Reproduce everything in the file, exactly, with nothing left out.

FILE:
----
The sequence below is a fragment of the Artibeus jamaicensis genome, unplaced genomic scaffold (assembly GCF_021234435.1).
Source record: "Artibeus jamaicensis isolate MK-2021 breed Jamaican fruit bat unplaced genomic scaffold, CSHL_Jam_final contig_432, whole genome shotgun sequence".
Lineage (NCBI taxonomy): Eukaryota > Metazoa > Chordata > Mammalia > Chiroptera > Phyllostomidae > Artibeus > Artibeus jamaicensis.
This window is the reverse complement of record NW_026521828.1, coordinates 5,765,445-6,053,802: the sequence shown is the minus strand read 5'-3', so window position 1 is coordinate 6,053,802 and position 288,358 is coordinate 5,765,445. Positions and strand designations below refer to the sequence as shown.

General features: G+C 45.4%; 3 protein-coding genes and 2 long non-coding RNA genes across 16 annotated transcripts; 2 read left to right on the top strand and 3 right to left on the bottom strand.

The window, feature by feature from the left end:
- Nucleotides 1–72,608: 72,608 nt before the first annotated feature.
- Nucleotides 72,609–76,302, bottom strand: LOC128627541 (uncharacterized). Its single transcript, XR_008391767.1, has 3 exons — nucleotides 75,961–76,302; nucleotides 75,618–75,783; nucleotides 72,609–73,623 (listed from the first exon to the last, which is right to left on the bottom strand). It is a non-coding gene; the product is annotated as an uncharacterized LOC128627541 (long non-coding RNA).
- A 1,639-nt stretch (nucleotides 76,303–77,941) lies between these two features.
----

The sequence below is a fragment of the Artibeus jamaicensis genome, unplaced genomic scaffold (assembly GCF_021234435.1).
Source record: "Artibeus jamaicensis isolate MK-2021 breed Jamaican fruit bat unplaced genomic scaffold, CSHL_Jam_final contig_432, whole genome shotgun sequence".
Lineage (NCBI taxonomy): Eukaryota > Metazoa > Chordata > Mammalia > Chiroptera > Phyllostomidae > Artibeus > Artibeus jamaicensis.
This window is the reverse complement of record NW_026521828.1, coordinates 5,765,445-6,053,802: the sequence shown is the minus strand read 5'-3', so window position 1 is coordinate 6,053,802 and position 288,358 is coordinate 5,765,445. Positions and strand designations below refer to the sequence as shown.

General features: G+C 45.4%; 3 protein-coding genes and 2 long non-coding RNA genes across 16 annotated transcripts; 2 read left to right on the top strand and 3 right to left on the bottom strand.

The window, feature by feature from the left end:
- Nucleotides 1–72,608: 72,608 nt before the first annotated feature.
- Nucleotides 72,609–76,302, bottom strand: LOC128627541 (uncharacterized). Its single transcript, XR_008391767.1, has 3 exons — nucleotides 75,961–76,302; nucleotides 75,618–75,783; nucleotides 72,609–73,623 (listed from the first exon to the last, which is right to left on the bottom strand). It is a non-coding gene; the product is annotated as an uncharacterized LOC128627541 (long non-coding RNA).
- A 1,639-nt stretch (nucleotides 76,303–77,941) lies between these two features.